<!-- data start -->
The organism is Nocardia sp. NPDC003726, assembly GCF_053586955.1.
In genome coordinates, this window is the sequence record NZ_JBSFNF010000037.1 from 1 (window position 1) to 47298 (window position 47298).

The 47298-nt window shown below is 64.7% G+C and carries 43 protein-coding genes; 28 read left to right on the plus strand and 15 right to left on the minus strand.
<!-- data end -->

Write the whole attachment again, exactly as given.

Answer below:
The organism is Nocardia sp. NPDC003726, assembly GCF_053586955.1.
In genome coordinates, this window is the sequence record NZ_JBSFNF010000037.1 from 1 (window position 1) to 47298 (window position 47298).

The 47298-nt window shown below is 64.7% G+C and carries 43 protein-coding genes; 28 read left to right on the plus strand and 15 right to left on the minus strand.